An Inconvenient Sequel: Truth To Power Just Isn't All That Compelling

We've had a lot of sequels this summer, many of them to films that haven't had a sequel in a little while. It's been six years since the last Pirates Of The Caribbean movie for instance while nine years have passed since our last Mummy movie and it's been a whole two decades since the last proper Alien movie. All that considered, An Inconvenient Sequel: Truth To Power, while being a small-in-scale documentary, feels right at home with these bigger blockbuster follow-up titles since it too is also a successor to a movie from quite a few years ago (the original Inconvenient Truth was released in 2006). Also something it shares with many other blockbuster sequels from this past summer; it ain't as good as its predecessor.

The First Episodes For The New Ducktales Show Feel Rushed But Also Have A Sense Of Fun To Them

We're only a few years into this recent trend of bringing back popular TV shows from years past (Full House, Mystery Science Theater 3000, the upcoming Will & Grace continuation) and yet I'm still shocked it took Disney this long to get a reboot of Ducktales going. The companies so focused on enhancing and continuing their brand names, you'd think something with an ardent fan base that stars some of the companies most popular characters would have gotten a rejiggering eons ago. Well, here we are anyway, with a new version of Ducktales that looks to captivate new generations of kiddos just as the original Ducktales became a perennial staple of my generation's childhood.

The Slipshod Boss Baby Only Show Flashes Of Creativity In Some Of Its Visuals

DreamWorks Animation used to have some real ambition as a studio, or, at least, the promise of ambition. If the radically different tones and aesthetics of their first two films (Antz and The Prince Of Egypt) suggested a studio that could create a wide variety of animated motion pictures, well, they've been inconsistent in fulfilling that promise over the course of the next two decades. For every Shrek (only the first two!), How To Train Your Dragon or Kung Fu Panda that showed real imagination and artistic promise, you also had stuff like The Road To El Dorado, Bee Movie and Trolls that had them chasing other popular animated family movies for quick and easy profits. When it comes to creating worthwhile cinema, ya win some, ya lose some in the world of DreamWorks Animation.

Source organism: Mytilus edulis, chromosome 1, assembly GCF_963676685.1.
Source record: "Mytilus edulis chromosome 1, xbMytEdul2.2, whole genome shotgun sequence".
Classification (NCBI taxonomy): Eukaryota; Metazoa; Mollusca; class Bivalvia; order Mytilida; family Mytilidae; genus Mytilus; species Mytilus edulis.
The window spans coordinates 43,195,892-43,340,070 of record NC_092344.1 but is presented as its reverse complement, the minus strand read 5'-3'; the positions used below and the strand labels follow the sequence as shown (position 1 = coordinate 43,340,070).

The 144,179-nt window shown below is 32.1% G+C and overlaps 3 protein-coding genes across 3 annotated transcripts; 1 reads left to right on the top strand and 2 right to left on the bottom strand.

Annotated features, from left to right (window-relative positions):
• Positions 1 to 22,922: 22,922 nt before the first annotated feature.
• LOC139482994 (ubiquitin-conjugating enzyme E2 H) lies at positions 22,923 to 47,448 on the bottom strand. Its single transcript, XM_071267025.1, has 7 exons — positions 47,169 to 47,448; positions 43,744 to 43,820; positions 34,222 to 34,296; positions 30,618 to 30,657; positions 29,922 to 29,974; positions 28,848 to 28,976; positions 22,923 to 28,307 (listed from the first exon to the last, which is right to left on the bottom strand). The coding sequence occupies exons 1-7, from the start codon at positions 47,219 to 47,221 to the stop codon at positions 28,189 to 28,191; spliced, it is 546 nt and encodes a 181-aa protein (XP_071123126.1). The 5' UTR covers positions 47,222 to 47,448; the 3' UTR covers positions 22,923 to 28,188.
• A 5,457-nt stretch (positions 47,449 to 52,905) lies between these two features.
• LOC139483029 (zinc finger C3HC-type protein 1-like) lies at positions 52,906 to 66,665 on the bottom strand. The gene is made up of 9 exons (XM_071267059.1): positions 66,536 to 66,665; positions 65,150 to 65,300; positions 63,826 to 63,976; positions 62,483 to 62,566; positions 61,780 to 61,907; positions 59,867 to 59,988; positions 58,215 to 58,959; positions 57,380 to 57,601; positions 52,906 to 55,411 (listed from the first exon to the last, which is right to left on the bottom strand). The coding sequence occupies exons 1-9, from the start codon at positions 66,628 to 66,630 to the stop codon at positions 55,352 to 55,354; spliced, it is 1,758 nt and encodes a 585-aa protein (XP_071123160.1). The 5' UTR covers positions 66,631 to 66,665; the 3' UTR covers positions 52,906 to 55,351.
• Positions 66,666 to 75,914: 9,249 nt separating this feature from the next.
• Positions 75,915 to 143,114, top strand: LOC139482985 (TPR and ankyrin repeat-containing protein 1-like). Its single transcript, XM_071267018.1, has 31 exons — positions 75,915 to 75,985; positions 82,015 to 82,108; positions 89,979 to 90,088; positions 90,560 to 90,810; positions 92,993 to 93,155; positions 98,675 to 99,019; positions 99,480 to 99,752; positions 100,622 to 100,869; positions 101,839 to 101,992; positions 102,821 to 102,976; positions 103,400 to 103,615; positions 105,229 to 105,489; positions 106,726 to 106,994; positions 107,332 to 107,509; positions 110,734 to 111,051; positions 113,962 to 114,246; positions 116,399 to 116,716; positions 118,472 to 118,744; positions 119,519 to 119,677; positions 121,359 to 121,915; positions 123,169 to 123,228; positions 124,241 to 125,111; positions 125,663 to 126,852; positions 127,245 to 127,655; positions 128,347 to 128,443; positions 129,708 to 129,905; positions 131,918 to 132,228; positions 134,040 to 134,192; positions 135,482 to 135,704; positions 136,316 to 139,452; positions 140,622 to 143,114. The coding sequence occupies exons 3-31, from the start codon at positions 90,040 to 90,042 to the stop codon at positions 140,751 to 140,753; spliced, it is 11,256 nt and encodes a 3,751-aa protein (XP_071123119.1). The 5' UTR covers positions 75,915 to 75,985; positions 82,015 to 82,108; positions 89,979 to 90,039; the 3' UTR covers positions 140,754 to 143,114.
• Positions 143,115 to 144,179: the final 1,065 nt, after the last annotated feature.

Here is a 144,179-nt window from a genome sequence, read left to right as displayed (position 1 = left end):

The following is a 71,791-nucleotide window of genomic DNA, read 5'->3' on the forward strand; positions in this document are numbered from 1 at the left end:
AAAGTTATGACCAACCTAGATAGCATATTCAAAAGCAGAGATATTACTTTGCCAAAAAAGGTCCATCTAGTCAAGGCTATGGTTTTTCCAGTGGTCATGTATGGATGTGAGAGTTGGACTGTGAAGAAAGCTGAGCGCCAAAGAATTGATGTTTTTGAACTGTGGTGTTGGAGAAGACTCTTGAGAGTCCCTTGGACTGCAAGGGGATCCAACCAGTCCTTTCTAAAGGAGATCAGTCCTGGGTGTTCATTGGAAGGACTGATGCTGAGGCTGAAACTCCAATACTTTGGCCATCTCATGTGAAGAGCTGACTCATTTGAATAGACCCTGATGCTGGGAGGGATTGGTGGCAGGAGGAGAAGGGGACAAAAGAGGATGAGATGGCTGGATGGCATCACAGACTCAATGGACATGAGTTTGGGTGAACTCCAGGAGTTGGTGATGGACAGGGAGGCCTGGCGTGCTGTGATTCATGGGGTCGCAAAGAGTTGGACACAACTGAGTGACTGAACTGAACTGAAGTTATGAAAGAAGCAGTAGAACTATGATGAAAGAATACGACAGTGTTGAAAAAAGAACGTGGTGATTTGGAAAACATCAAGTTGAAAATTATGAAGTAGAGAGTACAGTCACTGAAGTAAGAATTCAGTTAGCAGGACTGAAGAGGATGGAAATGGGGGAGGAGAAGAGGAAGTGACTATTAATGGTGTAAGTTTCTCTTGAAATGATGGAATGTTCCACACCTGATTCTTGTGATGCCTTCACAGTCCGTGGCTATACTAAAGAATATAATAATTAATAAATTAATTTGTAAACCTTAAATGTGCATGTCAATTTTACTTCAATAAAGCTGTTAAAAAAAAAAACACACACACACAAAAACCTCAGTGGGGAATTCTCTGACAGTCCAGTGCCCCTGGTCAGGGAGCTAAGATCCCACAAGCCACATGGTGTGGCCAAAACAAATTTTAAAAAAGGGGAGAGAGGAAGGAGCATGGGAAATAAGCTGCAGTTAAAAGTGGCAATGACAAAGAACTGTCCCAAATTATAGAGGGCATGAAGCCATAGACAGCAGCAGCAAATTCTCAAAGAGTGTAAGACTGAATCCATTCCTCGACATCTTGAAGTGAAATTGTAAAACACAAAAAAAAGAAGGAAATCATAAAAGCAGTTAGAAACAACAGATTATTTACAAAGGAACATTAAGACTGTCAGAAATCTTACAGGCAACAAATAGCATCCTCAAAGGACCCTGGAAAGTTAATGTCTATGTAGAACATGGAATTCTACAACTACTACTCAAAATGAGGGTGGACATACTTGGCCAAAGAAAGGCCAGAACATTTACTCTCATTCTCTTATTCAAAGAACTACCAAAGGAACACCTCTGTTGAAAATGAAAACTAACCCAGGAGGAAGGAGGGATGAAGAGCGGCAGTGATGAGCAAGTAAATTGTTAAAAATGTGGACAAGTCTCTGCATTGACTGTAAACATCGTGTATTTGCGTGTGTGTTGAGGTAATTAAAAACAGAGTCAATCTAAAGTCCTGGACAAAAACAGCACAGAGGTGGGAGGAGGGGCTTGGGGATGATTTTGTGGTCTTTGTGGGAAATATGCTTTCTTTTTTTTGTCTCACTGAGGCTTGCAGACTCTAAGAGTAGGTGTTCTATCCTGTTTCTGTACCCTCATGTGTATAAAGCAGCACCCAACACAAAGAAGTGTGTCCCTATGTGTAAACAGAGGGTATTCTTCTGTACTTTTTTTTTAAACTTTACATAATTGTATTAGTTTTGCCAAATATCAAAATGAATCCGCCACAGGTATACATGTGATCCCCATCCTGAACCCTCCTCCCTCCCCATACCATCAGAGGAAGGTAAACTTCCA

Tuesday, August 15, 2017

Collide Isn't All That Special But It's Got Moments Of Entertainment In It

Some movies set the right kind of box office records, others...don't. The latter case befell Collide, an action movie that had suffered numerous setbacks in its domestic release due to its original distributor, Relativity Media, going bankrupt. An original planned October 2015 release date faded away though Open Road Films picked up U.S. rights to the film shortly thereafter only for further release date delays (it was originally set for an August 2016 date before its eventual final February 2017 release date) to occur. Once it finally got released, it had the sixth worst opening weekend in history for a movie debuting in over 2,000 theaters and had the biggest second-weekend decline of any movie opening in wide release in North America.

Monday, August 14, 2017

I Have More Than A Suspicion About What Went Wrong With Suspect

The elders of this world speak of a bygone era, one in which video game arcades were the hottest places to go, Donald Trump was a rich white nationalist instead of a white nationalist with nukes by his side and Creed had yet to become a band. This era was called the 1980's and it was here that a singer by the name of Cher made a run at being a movie star in a number of high-profile films including Mask, Silkwood and Moonstruck. Since then, her presence as an actor in the world of cinema has been limited to just a lead role in Burlesque and voice-over work in Zookeeper but there was a time in the 1980s where she a regular fixture of the silver screen, starring in films like the 1987 courtroom thriller Suspect.